NANPA Foundation Announces 2016 Recipient of the Philip Hyde Grant

Great blue heron on the Anacostia River.

Great blue heron on the Anacostia River. © Krista Schlyer

Award Highlights Use of Photography in Conservation Efforts

The NANPA Foundation is pleased to announce that Krista Schlyer of Mount Rainier, Maryland is the recipient of the 2016 Philip Hyde Grant for her work using photography and visual storytelling to draw attention to one of the United States’ most denuded river ecosystems: the Anacostia River. This $2,500 peer-reviewed grant is awarded annually by the NANPA Foundation to a nature photographer who is actively pursuing completion of an environmental project. Continue reading

Help with $10 and 10 Minutes

By Sean Fitzgerald, NANPA Past President

NANPA High School Scholarship Program at the Great Smoky Mountain National Park in Tennessee, USA.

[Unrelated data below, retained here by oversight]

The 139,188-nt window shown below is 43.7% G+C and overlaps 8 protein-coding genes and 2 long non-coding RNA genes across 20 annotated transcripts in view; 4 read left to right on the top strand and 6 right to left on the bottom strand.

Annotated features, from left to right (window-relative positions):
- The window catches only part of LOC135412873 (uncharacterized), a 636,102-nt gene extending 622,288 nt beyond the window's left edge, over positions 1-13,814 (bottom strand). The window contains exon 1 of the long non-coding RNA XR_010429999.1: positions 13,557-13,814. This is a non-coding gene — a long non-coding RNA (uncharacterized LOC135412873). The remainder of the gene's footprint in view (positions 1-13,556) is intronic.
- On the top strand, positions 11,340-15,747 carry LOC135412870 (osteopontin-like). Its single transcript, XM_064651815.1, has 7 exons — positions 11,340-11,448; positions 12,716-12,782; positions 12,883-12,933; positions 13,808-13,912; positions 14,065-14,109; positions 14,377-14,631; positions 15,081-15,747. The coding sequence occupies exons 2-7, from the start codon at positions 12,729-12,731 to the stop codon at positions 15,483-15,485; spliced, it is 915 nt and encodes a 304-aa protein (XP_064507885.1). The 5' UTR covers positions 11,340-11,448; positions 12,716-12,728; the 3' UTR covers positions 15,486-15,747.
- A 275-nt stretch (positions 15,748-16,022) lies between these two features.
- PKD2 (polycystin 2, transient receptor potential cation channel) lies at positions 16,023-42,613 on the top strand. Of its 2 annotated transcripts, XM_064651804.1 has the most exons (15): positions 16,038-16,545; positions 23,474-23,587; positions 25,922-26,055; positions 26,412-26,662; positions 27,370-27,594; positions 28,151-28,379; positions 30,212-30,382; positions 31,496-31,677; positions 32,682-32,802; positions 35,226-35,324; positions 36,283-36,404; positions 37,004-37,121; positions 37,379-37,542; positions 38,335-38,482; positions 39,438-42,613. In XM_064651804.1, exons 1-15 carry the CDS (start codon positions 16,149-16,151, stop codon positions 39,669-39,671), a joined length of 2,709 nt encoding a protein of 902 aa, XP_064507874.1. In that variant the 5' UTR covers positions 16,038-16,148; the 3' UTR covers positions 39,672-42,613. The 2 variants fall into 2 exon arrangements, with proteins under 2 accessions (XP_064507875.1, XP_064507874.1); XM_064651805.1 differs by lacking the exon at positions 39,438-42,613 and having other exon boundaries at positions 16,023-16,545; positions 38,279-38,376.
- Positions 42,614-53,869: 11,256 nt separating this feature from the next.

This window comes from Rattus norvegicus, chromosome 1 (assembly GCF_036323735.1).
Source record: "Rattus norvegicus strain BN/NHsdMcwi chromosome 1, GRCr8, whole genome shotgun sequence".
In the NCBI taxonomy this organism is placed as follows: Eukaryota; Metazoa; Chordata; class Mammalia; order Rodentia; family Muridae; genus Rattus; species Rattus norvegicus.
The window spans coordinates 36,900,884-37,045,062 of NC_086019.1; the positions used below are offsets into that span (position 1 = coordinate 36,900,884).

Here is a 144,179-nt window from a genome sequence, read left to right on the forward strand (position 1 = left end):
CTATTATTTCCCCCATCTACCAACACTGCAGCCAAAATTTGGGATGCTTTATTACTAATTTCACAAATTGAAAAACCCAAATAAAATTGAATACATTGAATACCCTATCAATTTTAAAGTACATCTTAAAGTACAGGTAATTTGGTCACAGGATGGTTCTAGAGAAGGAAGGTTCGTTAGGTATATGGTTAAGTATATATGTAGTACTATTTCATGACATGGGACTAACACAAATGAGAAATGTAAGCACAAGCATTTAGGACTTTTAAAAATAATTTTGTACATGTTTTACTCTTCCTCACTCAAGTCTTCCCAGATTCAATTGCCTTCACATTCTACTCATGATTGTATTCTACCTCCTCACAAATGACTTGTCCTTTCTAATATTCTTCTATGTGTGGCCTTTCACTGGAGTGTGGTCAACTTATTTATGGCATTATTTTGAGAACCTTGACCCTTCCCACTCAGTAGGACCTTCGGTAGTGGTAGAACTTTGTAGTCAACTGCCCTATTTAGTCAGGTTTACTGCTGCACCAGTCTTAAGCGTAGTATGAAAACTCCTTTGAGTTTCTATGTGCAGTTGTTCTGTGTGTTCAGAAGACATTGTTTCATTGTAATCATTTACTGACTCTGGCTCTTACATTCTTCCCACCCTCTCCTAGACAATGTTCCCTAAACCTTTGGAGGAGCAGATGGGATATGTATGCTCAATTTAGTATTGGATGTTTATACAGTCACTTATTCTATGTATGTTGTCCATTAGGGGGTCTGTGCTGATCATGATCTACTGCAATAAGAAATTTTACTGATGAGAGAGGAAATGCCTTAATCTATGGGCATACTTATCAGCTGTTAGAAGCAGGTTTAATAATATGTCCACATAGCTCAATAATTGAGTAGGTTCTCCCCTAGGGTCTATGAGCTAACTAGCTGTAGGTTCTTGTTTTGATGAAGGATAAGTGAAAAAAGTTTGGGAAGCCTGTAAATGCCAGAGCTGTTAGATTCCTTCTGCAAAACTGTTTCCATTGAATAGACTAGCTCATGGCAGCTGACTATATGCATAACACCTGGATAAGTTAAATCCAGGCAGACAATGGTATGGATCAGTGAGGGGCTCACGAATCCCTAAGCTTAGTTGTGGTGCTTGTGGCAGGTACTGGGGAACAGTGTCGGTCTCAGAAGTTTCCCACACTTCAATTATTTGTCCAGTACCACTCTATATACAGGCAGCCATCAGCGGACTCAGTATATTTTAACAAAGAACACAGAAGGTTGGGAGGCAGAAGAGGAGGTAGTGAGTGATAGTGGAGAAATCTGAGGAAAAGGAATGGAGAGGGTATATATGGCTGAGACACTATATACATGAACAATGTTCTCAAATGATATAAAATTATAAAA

NANPA High School Scholarship Program at the Great Smoky Mountain National Park in Tennessee, USA. © Gabby Salazar

How You Can Help “Crowdfund” Our High School Program with $10 and 10 Minutes

The NANPA Foundation is a 501(c)3 nonprofit organization that helps fund many NANPA projects we all know and love. One of those is our High School Scholarship Program, which has literally changed the lives of its young participants and helped create future generations of conservation photographers (including one of our past NANPA presidents, Gabby Salazar!). Continue reading

What is the NANPA Foundation?

Story by Mary Jane Gibson, NANPA Foundation Vice President

February 21, 2015. San Diego, CA. NANPA's 19th Nature Photography Summit. The College Scholarship students, sponsored by the NANPA Foundation, gather on stage after presenting their multimedia production of the San Diego National Wildlife Refuge. The video was photographed and produced during the summit and donated to the refuge for educational purposes. © Mark A. Larson

February 21, 2015. San Diego, CA. NANPA’s 19th Nature Photography Summit. The College Scholarship students, sponsored by the NANPA Foundation, gather on stage after presenting their multimedia production of the San Diego National Wildlife Refuge. The video was photographed and produced during the summit and donated to the refuge for educational purposes. © Mark A. Larson